If you have ever applied for external funding before, for example through a Research Council, you will no doubt have been asked to consider the impact of your research by means of completing an impact summary and pathways to impact document. This was a previously requirement in order to provide funders with detail on the activities that you planned to undertake to ensure that your research findings reached key beneficiaries.
As from 2020, however, UKRI announced that applicants would no longer be required to provide either a pathways to impact plan or an impact summary. This update reflects the shift in the research and innovation landscape, with a recognition that impact is now a core consideration throughout the grant application process. This means that there is no longer the need for separate impact sections, as impact should be woven throughout any case for support as a matter of course. This also somewhat streamlines the process for applicants.
An Ethics Policy Note was also added to the University’s research ethics processes in 2020, which enables researchers to build into their application the collection of impact evidence after a project is complete. This is primarily to avoid situations where researchers have to reapply for ethics approval to collect additional data to support and evidence their impact.
Guidance on Applications
More detailed guidance on how to embed impact into your grant applications is available on the main UKRI website at:
To give you a flavour of successful impact activities, the UKRI also showcases some of its impact stories at:
Another great resource specifically around impact is the Fast Track Impact website (www.fasttrackimpact.com) run by Professor Mark Reed.
The following resources could help get you started:
Why is impact important?
Imagine that research that has no purpose. Why would you be funded? What would be the point? Impact is an integral part of all funding applications because it is an important way of ensuring accountability for the use of public funds and demonstrating real-world benefit.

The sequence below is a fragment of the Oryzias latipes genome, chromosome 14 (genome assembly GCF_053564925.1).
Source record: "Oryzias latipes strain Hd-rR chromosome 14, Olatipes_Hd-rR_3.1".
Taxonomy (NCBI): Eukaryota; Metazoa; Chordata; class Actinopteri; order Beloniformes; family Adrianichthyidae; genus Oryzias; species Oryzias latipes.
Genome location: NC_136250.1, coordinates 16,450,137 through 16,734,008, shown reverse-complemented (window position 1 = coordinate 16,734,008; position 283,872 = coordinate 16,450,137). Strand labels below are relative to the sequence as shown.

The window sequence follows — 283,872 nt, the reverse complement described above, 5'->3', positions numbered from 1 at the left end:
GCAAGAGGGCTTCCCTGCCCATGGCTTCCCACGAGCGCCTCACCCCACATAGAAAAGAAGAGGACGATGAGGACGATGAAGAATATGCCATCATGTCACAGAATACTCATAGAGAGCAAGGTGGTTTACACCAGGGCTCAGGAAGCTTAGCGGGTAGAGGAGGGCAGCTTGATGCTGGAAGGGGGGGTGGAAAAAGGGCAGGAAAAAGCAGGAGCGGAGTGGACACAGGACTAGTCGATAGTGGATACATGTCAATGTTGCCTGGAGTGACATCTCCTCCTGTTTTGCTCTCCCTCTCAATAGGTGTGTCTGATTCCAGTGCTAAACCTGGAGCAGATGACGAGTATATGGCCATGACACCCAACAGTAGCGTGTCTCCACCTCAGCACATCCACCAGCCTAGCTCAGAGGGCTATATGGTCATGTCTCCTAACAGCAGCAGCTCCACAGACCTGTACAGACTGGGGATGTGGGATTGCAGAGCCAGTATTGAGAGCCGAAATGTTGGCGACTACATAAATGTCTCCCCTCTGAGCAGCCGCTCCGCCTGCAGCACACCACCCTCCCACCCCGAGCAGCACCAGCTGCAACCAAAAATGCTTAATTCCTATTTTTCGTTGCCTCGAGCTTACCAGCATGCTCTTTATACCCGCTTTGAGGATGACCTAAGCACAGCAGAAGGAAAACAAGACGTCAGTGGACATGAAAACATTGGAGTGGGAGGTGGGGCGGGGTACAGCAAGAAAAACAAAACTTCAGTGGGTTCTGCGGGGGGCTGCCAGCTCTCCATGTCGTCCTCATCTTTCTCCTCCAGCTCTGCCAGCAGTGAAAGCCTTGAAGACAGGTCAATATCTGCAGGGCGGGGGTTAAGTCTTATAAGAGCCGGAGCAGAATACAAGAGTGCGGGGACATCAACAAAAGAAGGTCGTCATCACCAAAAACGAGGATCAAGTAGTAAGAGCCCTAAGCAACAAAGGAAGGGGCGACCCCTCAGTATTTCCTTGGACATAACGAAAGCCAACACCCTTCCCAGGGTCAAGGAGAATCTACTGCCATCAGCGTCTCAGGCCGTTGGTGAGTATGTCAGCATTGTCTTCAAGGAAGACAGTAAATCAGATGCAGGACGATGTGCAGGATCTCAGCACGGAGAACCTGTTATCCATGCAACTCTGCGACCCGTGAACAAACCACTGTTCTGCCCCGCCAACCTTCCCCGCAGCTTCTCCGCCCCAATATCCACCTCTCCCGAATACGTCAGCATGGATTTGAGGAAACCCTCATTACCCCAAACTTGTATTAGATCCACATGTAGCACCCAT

Many researchers leave the impact sections of their applications until last because they are unsure where to begin. Many academics are unclear what to include or may not understand what is classed as impact. Others may simply be unsure how to evidence impact.
Once you have a research idea, you should start by thinking about:
1. What do you hope to achieve with it?
2. Who is likely to benefit from your research?
3. How are they likely to benefit?
4. How are you going to reach this group and ascertain how your research has affected them?
In order to demonstrate how you will maximise the potential impacts of your research, you will still need to think about your pathways to impact, i.e. what activities you will undertake and what steps you intend to take to obtain the necessary evidence to show that impact is taking place.
It is important that you actively engage relevant users of research and stakeholders as soon as possible and continue with relationship-building throughout the life of a project and beyond.
For advice about how to integrate an impact plan into any new research funding applications you may be considering, please speak to Emma Sutton, REF, KEF & Impact Manager, by e-mailing email@example.com or go to our Research Funding pages on this site for further information.